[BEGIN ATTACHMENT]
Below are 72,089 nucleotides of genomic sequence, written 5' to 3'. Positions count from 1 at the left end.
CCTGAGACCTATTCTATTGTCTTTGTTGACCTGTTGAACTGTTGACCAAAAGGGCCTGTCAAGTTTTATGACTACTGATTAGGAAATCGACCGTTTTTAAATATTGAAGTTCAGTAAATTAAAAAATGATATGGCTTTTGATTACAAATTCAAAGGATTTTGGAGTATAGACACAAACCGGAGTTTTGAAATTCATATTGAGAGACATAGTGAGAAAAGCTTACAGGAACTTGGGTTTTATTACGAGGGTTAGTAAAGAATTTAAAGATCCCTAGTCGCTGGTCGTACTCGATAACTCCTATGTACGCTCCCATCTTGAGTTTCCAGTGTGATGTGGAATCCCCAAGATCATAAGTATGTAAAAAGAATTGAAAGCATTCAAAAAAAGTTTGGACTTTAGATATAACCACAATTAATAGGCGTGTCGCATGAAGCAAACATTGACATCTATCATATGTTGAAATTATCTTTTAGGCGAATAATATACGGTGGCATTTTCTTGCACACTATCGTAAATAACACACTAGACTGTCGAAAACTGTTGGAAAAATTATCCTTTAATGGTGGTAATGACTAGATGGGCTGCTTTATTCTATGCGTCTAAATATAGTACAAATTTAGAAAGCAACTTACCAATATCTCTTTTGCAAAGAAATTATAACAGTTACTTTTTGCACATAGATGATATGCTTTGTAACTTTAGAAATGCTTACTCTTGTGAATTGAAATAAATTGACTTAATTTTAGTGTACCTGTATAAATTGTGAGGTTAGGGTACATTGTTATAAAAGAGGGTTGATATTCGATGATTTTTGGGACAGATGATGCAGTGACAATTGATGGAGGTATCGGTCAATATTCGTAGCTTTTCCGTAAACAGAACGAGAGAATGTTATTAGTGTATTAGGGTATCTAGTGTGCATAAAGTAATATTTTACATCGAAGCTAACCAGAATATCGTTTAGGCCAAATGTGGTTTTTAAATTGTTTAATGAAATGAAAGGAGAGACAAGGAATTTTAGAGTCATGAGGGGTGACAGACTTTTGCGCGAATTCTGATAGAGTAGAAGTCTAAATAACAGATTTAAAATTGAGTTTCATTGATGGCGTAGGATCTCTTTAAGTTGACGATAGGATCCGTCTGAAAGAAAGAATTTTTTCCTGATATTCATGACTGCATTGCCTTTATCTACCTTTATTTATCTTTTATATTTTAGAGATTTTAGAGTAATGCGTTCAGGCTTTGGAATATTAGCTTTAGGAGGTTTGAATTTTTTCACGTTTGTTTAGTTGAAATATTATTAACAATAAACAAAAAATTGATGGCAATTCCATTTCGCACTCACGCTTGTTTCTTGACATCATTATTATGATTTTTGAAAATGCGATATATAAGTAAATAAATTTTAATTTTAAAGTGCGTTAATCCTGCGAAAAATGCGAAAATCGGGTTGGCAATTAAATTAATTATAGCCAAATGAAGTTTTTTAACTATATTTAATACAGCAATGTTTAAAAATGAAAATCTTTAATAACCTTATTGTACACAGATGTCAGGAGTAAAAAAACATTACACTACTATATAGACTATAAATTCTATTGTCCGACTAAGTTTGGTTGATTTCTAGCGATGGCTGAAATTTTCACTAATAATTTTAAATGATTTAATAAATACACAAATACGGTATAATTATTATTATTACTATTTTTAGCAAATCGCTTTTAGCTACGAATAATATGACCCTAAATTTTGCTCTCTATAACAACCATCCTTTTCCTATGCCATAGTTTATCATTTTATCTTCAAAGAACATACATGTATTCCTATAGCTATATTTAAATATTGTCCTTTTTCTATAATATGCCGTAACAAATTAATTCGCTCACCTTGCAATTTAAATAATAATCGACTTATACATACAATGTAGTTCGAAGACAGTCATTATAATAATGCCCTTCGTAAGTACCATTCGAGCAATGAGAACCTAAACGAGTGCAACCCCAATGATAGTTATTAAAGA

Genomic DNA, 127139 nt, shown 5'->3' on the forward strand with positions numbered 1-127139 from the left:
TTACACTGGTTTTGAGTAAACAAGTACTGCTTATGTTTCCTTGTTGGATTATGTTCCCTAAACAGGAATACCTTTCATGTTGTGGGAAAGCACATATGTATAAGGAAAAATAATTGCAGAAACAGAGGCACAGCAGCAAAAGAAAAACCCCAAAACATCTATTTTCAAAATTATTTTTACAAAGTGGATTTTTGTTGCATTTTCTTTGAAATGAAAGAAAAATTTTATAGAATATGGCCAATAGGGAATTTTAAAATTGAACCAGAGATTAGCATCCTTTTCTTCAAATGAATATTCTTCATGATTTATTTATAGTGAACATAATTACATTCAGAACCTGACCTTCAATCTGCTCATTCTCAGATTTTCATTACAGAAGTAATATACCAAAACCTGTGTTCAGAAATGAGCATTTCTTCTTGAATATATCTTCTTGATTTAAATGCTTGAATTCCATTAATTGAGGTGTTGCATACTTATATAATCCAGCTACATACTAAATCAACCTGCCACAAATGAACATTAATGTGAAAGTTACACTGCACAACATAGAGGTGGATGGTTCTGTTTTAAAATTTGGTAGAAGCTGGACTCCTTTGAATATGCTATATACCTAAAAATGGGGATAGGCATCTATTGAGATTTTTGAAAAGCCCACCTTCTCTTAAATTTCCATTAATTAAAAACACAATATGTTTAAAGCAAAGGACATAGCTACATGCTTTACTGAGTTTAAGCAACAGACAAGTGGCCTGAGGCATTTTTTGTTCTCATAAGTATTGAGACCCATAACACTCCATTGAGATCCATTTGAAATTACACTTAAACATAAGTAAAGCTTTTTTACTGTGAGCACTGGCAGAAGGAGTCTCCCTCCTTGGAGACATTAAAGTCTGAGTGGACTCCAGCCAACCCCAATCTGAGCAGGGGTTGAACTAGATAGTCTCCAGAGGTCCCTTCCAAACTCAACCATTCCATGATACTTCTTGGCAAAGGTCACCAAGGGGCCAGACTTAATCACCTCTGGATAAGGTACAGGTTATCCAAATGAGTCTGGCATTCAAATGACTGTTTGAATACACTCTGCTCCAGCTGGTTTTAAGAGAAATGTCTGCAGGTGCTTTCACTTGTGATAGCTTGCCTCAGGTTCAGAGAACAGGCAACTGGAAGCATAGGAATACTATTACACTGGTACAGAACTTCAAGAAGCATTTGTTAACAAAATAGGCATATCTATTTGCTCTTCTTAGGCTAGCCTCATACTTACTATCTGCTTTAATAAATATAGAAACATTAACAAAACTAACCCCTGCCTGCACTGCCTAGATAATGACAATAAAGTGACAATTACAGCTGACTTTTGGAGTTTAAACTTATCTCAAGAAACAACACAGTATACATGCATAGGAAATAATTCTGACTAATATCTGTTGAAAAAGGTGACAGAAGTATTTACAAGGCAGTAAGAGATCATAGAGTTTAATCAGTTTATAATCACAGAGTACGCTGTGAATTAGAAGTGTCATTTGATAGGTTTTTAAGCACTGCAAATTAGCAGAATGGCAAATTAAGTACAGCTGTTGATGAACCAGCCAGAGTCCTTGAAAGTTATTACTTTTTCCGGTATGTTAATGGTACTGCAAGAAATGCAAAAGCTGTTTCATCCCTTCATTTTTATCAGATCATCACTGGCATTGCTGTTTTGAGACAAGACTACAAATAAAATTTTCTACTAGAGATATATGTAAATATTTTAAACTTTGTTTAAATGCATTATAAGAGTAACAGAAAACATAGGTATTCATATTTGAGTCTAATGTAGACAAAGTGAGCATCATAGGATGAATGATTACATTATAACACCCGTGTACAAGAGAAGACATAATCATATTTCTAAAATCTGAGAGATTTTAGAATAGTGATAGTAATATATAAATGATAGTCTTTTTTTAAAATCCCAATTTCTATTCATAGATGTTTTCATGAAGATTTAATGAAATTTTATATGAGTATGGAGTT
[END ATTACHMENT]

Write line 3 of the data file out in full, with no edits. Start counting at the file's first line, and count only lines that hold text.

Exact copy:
Genomic DNA, 127139 nt, shown 5'->3' on the forward strand with positions numbered 1-127139 from the left: